Guest Author - Justin Daniel Davis
As noted previously in an article attempting to define horror literature, the genre of horror can only be labeled as such when it scares the reader. Horror literature is defined by the individual who reads it. This philosophy, if taken as such, leads to many other fascinating examinations, such as: How do successful authors of horror literature manage to keep scaring their audiences, time and time again? A more important question, for the fledgling and professional horror lit writer alike:
What scares people? And how do I tap into it?
Well, a good place to start as a source of fear would be the most logical and often overlooked one: yourself. Face it...youíre rarely going to get anywhere by trying to capitalize on what you THINK scares people. Start with yourself...not only is this your most reliable source, but your writing will come across as more genuine, less artificial. What scares you? Monsters under your bed? Loss of control? Ghosts? Goblins? Chores?
Well, take comfort. Youíre probably not alone. In a Bay Area Mercury News article published in December of 2003, Candace Murphy lists the most common fears of the region. Do any of these frighten you?
Dogs; Flying; Germs; Spiders; Public Crowded Spaces; Closed Confined Spaces; Bridges; Homeless Folk; Clowns; Terrorists? What about: Isolation; Darkness; Loss; Deformity; Physical Pain?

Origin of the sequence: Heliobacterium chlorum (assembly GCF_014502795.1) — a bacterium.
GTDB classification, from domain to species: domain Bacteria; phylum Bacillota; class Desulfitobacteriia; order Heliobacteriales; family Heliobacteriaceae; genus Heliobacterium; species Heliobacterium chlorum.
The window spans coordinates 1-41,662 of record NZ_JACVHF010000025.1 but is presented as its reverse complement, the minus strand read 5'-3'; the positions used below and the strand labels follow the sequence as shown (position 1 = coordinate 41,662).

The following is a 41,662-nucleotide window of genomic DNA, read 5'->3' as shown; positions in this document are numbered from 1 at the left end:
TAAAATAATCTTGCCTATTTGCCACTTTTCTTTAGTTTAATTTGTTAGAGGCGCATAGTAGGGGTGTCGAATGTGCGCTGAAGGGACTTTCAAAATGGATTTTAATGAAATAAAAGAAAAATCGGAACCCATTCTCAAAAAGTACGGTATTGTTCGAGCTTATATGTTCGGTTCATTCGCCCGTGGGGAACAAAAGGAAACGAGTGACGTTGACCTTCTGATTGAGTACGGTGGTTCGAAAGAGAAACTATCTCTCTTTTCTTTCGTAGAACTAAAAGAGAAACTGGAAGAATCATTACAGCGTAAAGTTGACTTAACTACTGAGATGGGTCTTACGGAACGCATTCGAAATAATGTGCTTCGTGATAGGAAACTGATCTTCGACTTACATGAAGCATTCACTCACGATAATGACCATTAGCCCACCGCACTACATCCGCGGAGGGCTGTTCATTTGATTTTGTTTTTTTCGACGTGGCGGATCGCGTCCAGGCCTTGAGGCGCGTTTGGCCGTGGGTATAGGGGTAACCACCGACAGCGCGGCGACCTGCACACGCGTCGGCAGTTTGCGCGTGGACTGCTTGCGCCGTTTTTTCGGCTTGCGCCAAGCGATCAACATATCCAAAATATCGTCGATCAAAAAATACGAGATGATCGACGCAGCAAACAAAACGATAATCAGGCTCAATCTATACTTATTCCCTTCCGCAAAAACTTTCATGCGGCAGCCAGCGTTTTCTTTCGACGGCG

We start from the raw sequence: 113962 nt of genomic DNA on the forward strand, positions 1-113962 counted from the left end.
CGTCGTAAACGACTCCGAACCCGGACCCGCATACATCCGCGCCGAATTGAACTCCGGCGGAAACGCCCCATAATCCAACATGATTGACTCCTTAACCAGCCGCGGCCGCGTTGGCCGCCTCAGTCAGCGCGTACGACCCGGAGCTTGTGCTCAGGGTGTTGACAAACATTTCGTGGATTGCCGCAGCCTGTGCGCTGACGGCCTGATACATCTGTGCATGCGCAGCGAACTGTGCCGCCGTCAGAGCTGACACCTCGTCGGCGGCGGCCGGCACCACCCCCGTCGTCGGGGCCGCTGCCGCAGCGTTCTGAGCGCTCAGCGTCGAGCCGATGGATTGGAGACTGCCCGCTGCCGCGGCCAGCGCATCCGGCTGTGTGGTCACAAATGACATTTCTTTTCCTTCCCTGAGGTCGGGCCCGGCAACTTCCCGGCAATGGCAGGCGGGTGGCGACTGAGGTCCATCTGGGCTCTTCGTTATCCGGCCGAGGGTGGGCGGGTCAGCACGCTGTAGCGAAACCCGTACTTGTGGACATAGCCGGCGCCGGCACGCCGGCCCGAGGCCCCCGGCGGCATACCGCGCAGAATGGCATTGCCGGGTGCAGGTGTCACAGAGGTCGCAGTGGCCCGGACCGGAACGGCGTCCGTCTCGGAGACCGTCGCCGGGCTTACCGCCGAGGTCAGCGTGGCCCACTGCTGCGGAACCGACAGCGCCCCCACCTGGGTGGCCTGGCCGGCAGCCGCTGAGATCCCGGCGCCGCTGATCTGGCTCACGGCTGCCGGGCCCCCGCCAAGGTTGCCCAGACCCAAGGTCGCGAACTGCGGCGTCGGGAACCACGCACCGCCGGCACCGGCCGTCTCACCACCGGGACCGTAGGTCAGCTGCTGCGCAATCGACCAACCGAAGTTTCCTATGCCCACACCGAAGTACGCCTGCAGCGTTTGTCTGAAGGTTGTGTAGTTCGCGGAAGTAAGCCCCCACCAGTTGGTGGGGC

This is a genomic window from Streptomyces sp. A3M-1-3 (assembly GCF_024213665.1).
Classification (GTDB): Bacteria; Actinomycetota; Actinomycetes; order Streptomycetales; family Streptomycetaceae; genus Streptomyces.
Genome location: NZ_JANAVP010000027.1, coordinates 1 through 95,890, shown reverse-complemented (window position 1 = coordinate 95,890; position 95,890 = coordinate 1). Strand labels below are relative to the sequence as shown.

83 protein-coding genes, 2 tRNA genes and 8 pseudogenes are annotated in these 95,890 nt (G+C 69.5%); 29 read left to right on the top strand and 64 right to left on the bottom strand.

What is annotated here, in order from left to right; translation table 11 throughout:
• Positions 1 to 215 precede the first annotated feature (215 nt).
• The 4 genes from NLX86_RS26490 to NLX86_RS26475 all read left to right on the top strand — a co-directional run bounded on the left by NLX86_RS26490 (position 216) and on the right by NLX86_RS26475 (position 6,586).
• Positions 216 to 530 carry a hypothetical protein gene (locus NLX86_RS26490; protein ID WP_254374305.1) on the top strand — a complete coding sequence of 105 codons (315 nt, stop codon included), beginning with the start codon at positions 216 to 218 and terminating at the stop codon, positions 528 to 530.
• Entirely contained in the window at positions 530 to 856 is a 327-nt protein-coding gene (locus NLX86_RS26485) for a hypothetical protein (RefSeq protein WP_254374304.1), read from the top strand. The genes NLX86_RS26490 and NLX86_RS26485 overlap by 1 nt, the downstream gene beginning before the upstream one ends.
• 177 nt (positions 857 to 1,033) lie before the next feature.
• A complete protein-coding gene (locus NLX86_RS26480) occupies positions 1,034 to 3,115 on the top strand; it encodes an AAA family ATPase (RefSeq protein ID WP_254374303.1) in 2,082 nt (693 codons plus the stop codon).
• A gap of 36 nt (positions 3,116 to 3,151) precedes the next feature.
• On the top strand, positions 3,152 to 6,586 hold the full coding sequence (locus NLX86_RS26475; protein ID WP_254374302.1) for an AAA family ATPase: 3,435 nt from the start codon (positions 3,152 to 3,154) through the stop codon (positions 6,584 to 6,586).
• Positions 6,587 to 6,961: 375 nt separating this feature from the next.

Think of the successful authors of horror literature who have targeted some or a combination of many of the fears above. As an exercise to yourself, pick three of the fears above in any combination, preferably ones which effect you. Example: Iím flying in an cramped little plane full of people, when suddenly a clown sits down right next to me! The clown has a large, oversized suitcase. I can hear ticking coming from inside. Is it a bomb...or worse...another clown?!
Write a scenario involving the fears youíve chosen. Donít worry about sounding stupid, and donít edit yourself, at least not yet. Remember, this is a creativity exercise. Make it as horror-bly fun as you can. If you wish, you can e-mail it to me. I may feature it in future articles on this site. Happy writing, you sick-o, you.